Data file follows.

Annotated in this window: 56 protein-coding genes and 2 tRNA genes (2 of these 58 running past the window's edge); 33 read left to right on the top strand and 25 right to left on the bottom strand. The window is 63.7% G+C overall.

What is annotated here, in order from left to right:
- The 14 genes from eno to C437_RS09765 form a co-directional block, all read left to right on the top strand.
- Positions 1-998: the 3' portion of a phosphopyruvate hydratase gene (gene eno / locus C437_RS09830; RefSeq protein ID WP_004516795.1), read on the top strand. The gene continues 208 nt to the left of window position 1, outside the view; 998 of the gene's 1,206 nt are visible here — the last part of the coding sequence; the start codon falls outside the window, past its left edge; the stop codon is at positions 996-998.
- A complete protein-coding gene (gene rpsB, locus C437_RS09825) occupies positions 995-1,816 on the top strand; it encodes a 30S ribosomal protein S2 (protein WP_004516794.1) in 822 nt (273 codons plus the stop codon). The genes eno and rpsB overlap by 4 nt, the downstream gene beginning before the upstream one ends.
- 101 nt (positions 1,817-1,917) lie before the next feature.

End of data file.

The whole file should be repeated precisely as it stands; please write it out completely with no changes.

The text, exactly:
Annotated in this window: 56 protein-coding genes and 2 tRNA genes (2 of these 58 running past the window's edge); 33 read left to right on the top strand and 25 right to left on the bottom strand. The window is 63.7% G+C overall.

What is annotated here, in order from left to right:
- The 14 genes from eno to C437_RS09765 form a co-directional block, all read left to right on the top strand.
- Positions 1-998: the 3' portion of a phosphopyruvate hydratase gene (gene eno / locus C437_RS09830; RefSeq protein ID WP_004516795.1), read on the top strand. The gene continues 208 nt to the left of window position 1, outside the view; 998 of the gene's 1,206 nt are visible here — the last part of the coding sequence; the start codon falls outside the window, past its left edge; the stop codon is at positions 996-998.
- A complete protein-coding gene (gene rpsB, locus C437_RS09825) occupies positions 995-1,816 on the top strand; it encodes a 30S ribosomal protein S2 (protein WP_004516794.1) in 822 nt (273 codons plus the stop codon). The genes eno and rpsB overlap by 4 nt, the downstream gene beginning before the upstream one ends.
- 101 nt (positions 1,817-1,917) lie before the next feature.